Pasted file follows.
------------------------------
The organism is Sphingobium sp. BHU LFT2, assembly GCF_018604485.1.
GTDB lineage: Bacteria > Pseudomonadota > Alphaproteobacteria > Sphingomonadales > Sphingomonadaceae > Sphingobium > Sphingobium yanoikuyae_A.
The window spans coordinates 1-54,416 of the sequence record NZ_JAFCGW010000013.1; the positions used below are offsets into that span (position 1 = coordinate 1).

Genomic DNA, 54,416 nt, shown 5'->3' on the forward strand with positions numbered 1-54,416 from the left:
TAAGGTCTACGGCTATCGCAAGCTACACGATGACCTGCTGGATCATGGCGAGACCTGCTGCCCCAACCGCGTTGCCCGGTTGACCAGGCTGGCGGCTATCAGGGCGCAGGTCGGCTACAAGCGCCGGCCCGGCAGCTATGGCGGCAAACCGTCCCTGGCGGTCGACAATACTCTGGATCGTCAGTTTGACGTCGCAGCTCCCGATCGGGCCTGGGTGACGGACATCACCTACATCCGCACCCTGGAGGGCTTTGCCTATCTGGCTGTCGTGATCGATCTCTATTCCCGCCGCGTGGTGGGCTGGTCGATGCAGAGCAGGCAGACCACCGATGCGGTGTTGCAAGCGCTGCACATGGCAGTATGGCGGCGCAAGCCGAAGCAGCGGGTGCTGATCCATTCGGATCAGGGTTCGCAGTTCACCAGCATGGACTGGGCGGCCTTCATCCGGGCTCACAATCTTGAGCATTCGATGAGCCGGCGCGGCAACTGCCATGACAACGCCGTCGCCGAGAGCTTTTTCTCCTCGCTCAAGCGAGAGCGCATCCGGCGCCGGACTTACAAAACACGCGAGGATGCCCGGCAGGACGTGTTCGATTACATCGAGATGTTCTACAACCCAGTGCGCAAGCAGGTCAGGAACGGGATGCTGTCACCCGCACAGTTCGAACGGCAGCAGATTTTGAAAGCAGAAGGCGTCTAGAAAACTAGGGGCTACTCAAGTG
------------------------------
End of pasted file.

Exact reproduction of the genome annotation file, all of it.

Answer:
The organism is Sphingobium sp. BHU LFT2, assembly GCF_018604485.1.
GTDB lineage: Bacteria > Pseudomonadota > Alphaproteobacteria > Sphingomonadales > Sphingomonadaceae > Sphingobium > Sphingobium yanoikuyae_A.
The window spans coordinates 1-54,416 of the sequence record NZ_JAFCGW010000013.1; the positions used below are offsets into that span (position 1 = coordinate 1).

Genomic DNA, 54,416 nt, shown 5'->3' on the forward strand with positions numbered 1-54,416 from the left:
TAAGGTCTACGGCTATCGCAAGCTACACGATGACCTGCTGGATCATGGCGAGACCTGCTGCCCCAACCGCGTTGCCCGGTTGACCAGGCTGGCGGCTATCAGGGCGCAGGTCGGCTACAAGCGCCGGCCCGGCAGCTATGGCGGCAAACCGTCCCTGGCGGTCGACAATACTCTGGATCGTCAGTTTGACGTCGCAGCTCCCGATCGGGCCTGGGTGACGGACATCACCTACATCCGCACCCTGGAGGGCTTTGCCTATCTGGCTGTCGTGATCGATCTCTATTCCCGCCGCGTGGTGGGCTGGTCGATGCAGAGCAGGCAGACCACCGATGCGGTGTTGCAAGCGCTGCACATGGCAGTATGGCGGCGCAAGCCGAAGCAGCGGGTGCTGATCCATTCGGATCAGGGTTCGCAGTTCACCAGCATGGACTGGGCGGCCTTCATCCGGGCTCACAATCTTGAGCATTCGATGAGCCGGCGCGGCAACTGCCATGACAACGCCGTCGCCGAGAGCTTTTTCTCCTCGCTCAAGCGAGAGCGCATCCGGCGCCGGACTTACAAAACACGCGAGGATGCCCGGCAGGACGTGTTCGATTACATCGAGATGTTCTACAACCCAGTGCGCAAGCAGGTCAGGAACGGGATGCTGTCACCCGCACAGTTCGAACGGCAGCAGATTTTGAAAGCAGAAGGCGTCTAGAAAACTAGGGGCTACTCAAGTG